tip off

Sydney Airport II: O’Farrell doesn’t understand business travel

One of the spectacles mesmerising Australia’s airlines and media watchers alike is how what some see as the “attack-dog-right-wing tabloid” Daily Telegraph has turned on NSW Premier Barry O’Farrell over his inability to deliver transport solutions including a second Sydney Airport at Badgerys Creek.

Today’s installment of this campaign by the newspaper is in fact rational and factually accurate regardless of where one might sit in the political spectrum.

The Daily Telegraph is pointing out that without adequate airport capacity in the Sydney basin, Sydney will lose economic activity at an accelerating rate, and the NSW economy will suffer, badly.

O’Farrell is opposed to another airport in Sydney and has a simplistic belief  that a high-speed rail link as far as Canberra for between around $11-25 billion will provide the answer through an expanded Canberra Airport.

This overlooks the much more likely outcome of the national capital’s airport expansion, which will be to expand and diversify the economic wealth of the national capital, at the expense of the NSW economy, while a few more billions are spent studying high speed rail options without result. This is what O’Farrell says in today’s Tele:

You … know the attitude of the state government to a second Sydney airport — that is it shouldn’t be built in Sydney and if we’re sensible, we want to be modern; let’s build that fast rail link to the federal capital and let’s use Canberra Airport for whatever additional capacity for flights.”

The breakdown in logic in the O’Farrell position concerns linking high speed rail to a regionally close airport, which like most of Canberra is around three hours 15 minutes street legal drive time from the edges of Sydney’s inner traffic gridlock.

By and large high-speed rail is being used in Europe, Japan and China to travel between cities, not from a city to a remote airport. This is what will make high speed rail so important in Australia too, the inter-city links, at least over distances of up to 1000 kilometres or so.

O’Farrell leads a state which claims Sydney will be the number one destination for the China leisure and business travel boom, a demand which is estimated to see between 500-1000 additional non-stop flights from China’s cities direct to Sydney a week  between 2020-2025, a level of demand which will never be realized as you can’t physically park the numbers of additional large jets that will carry those passengers within the plausible design limits of terminals and taxiways at pocket sized Sydney airport.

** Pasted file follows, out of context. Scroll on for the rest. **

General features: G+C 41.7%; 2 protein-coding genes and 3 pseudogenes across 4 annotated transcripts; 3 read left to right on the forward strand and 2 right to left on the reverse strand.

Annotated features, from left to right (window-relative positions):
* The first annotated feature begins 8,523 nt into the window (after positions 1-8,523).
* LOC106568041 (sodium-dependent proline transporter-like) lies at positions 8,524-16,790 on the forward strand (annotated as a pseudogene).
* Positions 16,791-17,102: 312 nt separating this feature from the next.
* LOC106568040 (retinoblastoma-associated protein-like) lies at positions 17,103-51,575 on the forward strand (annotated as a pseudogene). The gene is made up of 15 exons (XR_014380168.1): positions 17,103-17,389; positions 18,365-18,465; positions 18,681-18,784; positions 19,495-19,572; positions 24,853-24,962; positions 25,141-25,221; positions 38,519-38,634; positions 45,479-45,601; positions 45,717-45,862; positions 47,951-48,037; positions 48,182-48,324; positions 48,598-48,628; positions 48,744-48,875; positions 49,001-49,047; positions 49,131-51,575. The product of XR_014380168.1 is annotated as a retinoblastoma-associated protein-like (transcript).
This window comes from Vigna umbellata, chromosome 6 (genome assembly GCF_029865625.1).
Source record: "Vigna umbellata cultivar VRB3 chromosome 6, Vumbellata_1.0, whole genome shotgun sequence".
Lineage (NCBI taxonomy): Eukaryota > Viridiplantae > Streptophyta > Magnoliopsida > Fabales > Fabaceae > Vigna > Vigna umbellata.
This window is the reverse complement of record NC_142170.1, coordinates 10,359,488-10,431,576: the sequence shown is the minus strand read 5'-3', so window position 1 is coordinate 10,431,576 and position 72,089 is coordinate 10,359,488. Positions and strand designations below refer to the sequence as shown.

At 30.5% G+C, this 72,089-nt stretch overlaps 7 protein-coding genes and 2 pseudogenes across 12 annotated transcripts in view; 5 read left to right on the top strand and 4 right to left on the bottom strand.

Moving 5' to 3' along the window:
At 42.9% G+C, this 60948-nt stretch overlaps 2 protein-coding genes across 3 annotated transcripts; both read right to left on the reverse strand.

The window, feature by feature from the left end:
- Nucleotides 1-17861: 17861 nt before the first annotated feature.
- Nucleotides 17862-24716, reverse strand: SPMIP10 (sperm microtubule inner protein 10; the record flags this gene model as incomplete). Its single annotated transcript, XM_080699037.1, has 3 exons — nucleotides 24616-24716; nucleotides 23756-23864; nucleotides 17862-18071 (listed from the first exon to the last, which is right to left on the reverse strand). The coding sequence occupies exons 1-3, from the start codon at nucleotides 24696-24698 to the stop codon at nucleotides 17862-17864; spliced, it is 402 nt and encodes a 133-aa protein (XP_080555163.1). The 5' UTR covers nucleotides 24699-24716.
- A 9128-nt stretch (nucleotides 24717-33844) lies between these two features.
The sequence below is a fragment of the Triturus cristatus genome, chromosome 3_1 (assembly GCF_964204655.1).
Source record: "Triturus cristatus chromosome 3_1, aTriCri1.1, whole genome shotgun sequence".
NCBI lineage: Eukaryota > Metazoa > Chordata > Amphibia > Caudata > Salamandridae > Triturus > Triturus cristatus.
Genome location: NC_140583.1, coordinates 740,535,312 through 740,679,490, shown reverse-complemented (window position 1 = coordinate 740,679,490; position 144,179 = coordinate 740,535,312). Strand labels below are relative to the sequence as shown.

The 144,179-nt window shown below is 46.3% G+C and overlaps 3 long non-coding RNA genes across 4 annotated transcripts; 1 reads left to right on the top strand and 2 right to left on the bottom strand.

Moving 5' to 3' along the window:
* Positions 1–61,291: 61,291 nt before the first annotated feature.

That activity will go instead to other Australian gateways, where businesses that might have been located in the Sydney basin will have relocated. Some of those China visitors, to chose from the emerging economies to our north, may fight their way to Sydney via Melbourne or BrisVegas, but none of them will travel from China to Australia by rail, and the novelty of an internal high speed rail transfer to Sydney, should one ever be built before 2030, won’t be a novelty to anyone in China, which within a few years will have the world’s largest and fastest and one hopes, safest, high-speed rail network.

O’Farrell can have a second Sydney Airport at Badgery’s Creek for free. The cost of building it will be carried by whomever purchases the site from the federal government, which owns it.  It could yield at least a few billion dollars which could be invested by the federal government in the beginnings of a high speed rail network, if commonsense prevails.

It is possible that O’Farrell doesn’t understand how business travel works. When business travellers needs to fly, they have a low tolerance for having to board a train, no matter how brilliantly designed, to add several hours to their trip time, especially if it is at the start or finish of a flight that will last between 13.5 and 21.5 hours to get between Australia and Los Angeles or Frankfurt.

When people finish such trips they want to burn their clothes, not dash off to a railway station other than a city metro or regional connection at best. Imagine the Melbourne campaign of 2020: “Melbourne, 4 hours closer to America than Sydney!”

Business doesn’t locate in Sydney for the harbour views or the beaches. They locate in Sydney for its economic relevance, and if they are run by leaner, meaner managements, as those that survive generally are, they also fly far more of their staff more frequently than their competitors, and more often on low fares, not premium fares, so let’s not fall for the nonsense about how low cost carriers can be banished to back of Bourke.

Womens Agenda

loading...

Smart Company

loading...

StartupSmart

loading...

Property Observer

loading...